In this year’s Security Leadership: 2021 Women in Security report, we take you through the professional journeys of 13 enterprise security leaders that have risen the ranks during their careers with their skills, forward-thinking mindsets, and a passion for the job they do.
A 2019 S&P Global study found that public companies with women at the helm were more profitable compared to those with men in the CEO and CFO seats. Women are also making big inroads in other fields including science and medicine. Yet in the tech and cybersecurity industries women still lag behind. It’s certainly not because of a lack of jobs. Though the talent shortage did ease last year, the industry as a whole is struggling to fill vacancies. There are a few reasons that women aren’t filling those seats.
New Tessian report reveals that cybersecurity jobs weathered Covid-19 storm and explains why industry needs to address issue with equal pay to encourage more women to join
March 8, 2021
While the global job market has been hit hard by the pandemic, cybersecurity job recruitment thrived in 2020. According to a new global report from human layer security company Tessian, titled Opportunity in Cybersecurity 2021, 94% of women in cybersecurity hired new staff members in 2020 to support their teams, with IT, finance and healthcare industries making the most hires.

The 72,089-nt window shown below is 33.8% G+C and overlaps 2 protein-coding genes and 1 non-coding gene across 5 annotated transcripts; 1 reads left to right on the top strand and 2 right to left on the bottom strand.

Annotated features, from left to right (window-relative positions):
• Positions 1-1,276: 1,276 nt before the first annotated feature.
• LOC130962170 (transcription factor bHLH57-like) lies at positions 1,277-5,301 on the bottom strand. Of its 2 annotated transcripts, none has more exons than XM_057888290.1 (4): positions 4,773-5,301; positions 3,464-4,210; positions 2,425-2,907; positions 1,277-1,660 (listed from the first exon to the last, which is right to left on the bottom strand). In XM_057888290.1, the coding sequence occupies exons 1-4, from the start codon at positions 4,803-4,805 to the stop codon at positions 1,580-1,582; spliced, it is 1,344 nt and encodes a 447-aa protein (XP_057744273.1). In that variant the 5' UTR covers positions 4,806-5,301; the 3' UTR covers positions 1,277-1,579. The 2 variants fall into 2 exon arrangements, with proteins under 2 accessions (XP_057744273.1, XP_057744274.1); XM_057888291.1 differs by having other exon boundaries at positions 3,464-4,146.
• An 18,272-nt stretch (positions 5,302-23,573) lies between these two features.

Meet Stephanie Benoit-Kurtz, lead of cybersecurity faculty at the University of Phoenix – Las Vegas. She is also director of cybersecurity for Station Casinos in Las Vegas. She has spent three decades in the IT industry, working for a variety of large and small organizations and as a consultant. In the early days of her career, despite being part of the team responsible for implementing decisions at the IT company where she was employed, she “was routinely left out of the decision-making process. Here, we talk to Benoit-Kurtz about how the cybersecurity space has changed over time, and how the industry can embrace more individuals to meet demand and close the cybersecurity gap.
Cyber security training company SANS Institute and Women in Cybersecurity Middle East (WiCSME), are promoting the importance of a diverse security team at its first edition of an annual WiCSME2020 conference to take place November 14-15, 2020.
ESET announced that applications are open for the fifth annual ESET Women in Cybersecurity Scholarship. This year, ESET will award $5,000 each to three(3) young women currently enrolled as undergraduates and who major in a STEM (science, technology, engineering and mathematics) field.